The topic of weird, elaborate structures built by wealthy eccentrics has come up repeatedly here at Interesting Thing of the Day—think of the Winchester Mystery House, Neuschwanstein Castle, and Hearst Castle, for instance. Today we add to that list a palace constructed in its entirety by an eccentric of modest means: a postman named Ferdinand Cheval.
The story begins in 1879. Cheval, then 43 years old, had been working as a rural mail carrier in the southeast of France for 12 years. Because his daily routine involved walking about 20 miles (32km), mostly in solitude, he did a lot of daydreaming. One day (perhaps while his mind was elsewhere), he tripped over a small limestone rock. He noticed that the rock was oddly and beautifully shaped, so he wrapped it up in his handkerchief, put it in his pocket, and took it home with him. The next day, he went back to the same spot and found lots of other interesting stones. He recalled a striking dream he’d had in 1864, in which he’d built a huge castle of stone. Right then and there, he decided to make his dream a reality: he made it his life’s mission to collect enough stones to construct that castle.
Cheval began collecting rocks on his rounds, eventually adding about 5 miles (8km) of walking per day. At first he kept the stones in his pockets, then moved on to baskets and, finally, a wheelbarrow as the size and quantity of the stones he collected increased. Back at home, he set to work arranging the stones into an ever-larger structure. He also made numerous figures of people, animals, and plants out of concrete and blended these into the creation, which was held together with the help of cement and wire. Despite ridicule from his neighbors, he continued working on the project for 33 years, and it became his full-time occupation after he retired from the post office in 1896. By the time he declared it finished, in 1912, it had grown to roughly 85 feet (26m) long, 40 feet (12m) wide, and 35 feet (11m) high. It was dubbed Le Palais Idéal du Facteur Cheval (or Postman Cheval’s Ideal Palace).
And it looks like…well, no one can really say what it looks like. Cheval’s vision had been that of a fantastical structure incorporating elements from many different architectural styles. Part of it was intended to emulate a Hindu temple; part of it is supposed to look like a medieval castle. There are also influences from numerous other cultures from all over the world. And yet, the final product—a pastiche though it may be—has an odd sort of coherence that evokes (or possibly even inspired) Dr. Seuss.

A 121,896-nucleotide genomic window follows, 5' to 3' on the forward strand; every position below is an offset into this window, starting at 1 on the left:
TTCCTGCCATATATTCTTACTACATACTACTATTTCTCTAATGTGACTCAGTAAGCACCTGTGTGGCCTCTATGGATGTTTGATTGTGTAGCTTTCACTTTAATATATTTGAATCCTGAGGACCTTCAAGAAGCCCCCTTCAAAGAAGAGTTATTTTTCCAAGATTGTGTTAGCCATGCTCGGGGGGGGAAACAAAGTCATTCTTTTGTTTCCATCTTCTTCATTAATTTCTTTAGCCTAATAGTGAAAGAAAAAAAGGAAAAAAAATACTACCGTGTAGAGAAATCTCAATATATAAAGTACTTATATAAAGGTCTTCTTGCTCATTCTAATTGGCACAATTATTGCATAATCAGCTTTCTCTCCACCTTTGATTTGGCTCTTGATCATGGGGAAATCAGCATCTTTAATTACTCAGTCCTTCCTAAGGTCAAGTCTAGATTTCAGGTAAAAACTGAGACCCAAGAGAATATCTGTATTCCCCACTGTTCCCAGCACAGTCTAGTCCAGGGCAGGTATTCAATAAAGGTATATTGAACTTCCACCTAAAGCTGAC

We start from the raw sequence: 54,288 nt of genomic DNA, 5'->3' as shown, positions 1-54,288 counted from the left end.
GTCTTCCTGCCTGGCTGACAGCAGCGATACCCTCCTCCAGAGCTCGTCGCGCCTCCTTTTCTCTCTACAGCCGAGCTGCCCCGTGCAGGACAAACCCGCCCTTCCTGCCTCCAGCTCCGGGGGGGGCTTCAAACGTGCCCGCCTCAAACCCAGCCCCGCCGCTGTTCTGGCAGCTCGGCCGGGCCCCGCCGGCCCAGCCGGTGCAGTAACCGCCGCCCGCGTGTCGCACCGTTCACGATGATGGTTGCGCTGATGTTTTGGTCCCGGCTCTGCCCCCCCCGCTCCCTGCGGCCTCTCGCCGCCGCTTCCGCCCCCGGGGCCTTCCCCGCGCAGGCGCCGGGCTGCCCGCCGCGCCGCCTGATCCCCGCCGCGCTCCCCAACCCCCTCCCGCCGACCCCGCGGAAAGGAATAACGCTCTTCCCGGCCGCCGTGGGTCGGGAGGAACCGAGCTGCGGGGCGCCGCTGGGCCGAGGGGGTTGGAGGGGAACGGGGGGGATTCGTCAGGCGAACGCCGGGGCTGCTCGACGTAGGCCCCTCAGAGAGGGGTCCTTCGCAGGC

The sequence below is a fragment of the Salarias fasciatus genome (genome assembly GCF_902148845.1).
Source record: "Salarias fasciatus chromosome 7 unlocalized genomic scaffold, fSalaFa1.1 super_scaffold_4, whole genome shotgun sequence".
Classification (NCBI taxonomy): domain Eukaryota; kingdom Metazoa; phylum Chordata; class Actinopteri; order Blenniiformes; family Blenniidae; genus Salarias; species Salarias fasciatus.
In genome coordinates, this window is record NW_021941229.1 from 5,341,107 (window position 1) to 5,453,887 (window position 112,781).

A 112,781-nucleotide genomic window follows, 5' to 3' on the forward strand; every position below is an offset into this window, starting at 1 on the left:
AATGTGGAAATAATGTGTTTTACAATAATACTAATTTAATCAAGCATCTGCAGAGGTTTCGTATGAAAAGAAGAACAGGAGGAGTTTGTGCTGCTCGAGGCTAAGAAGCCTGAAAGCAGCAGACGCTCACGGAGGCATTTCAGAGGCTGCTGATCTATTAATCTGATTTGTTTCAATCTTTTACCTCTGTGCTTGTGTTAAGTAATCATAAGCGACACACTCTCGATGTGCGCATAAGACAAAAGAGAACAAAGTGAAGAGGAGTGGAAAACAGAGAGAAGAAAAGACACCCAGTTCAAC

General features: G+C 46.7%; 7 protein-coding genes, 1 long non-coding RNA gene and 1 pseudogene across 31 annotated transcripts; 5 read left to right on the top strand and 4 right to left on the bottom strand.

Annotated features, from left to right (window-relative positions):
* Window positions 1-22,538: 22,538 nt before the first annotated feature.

Dying for Recognition
By the time the palace was complete, it had begun to draw international attention. Famous artists visited and drew inspiration from it; it was featured in media from postcards to magazines; and people came from far and wide to see this astonishing building. Public opinion about the work and its creator eventually shifted, and Cheval himself came to be regarded as an artist of some renown.
However, even though Cheval had essentially put the town of Hauterives on the map, the city government denied his request to be buried, along with his wife, in the palace. Not to be deterred, he went back to work in 1914 on a second, smaller structure in the local cemetery. He spent eight years building what he called the Tomb of Silence and Eternal Rest. Two years after its completion—and just days after he finished writing his autobiography—Cheval died and was interred in this new structure.
Set in Stone
The Palais Idéal was declared a cultural landmark in 1969, and underwent extensive renovations from 1983 to 1993. Today, the site draws more than 100,000 visitors per year to Hauterives. An exhibition at Paris’s Musée de la Poste (Post Office Museum) in 2007 showcased artwork inspired by Cheval’s palace, and included numerous artifacts relating to its history—including the original visitors’ log begun in 1905. The centerpiece of the exhibit was a detailed one-tenth-scale model of the palace (shown in the photo above).
I wouldn’t call this structure a work of architectural genius, and its artistic merits (or lack thereof) have been much debated. But no one can dispute that it’s audacious, wacky, and impressive. Whatever drove Cheval to spend half his life collecting stones and building bizarre monuments, it earned him a place in history as one of only a few truly famous postmen. —Joe Kissell